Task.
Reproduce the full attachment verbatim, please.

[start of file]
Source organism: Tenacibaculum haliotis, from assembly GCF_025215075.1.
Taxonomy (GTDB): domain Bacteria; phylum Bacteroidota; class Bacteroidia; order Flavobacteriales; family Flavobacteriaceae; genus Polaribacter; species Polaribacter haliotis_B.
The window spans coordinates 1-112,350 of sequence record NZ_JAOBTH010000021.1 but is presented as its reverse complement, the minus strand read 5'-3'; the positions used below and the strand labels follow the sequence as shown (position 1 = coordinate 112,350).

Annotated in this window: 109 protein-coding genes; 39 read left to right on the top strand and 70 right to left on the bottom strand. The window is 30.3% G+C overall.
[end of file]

Source organism: Tenacibaculum haliotis, from assembly GCF_025215075.1.
Taxonomy (GTDB): domain Bacteria; phylum Bacteroidota; class Bacteroidia; order Flavobacteriales; family Flavobacteriaceae; genus Polaribacter; species Polaribacter haliotis_B.
The window spans coordinates 1-112,350 of sequence record NZ_JAOBTH010000021.1 but is presented as its reverse complement, the minus strand read 5'-3'; the positions used below and the strand labels follow the sequence as shown (position 1 = coordinate 112,350).

Annotated in this window: 109 protein-coding genes; 39 read left to right on the top strand and 70 right to left on the bottom strand. The window is 30.3% G+C overall.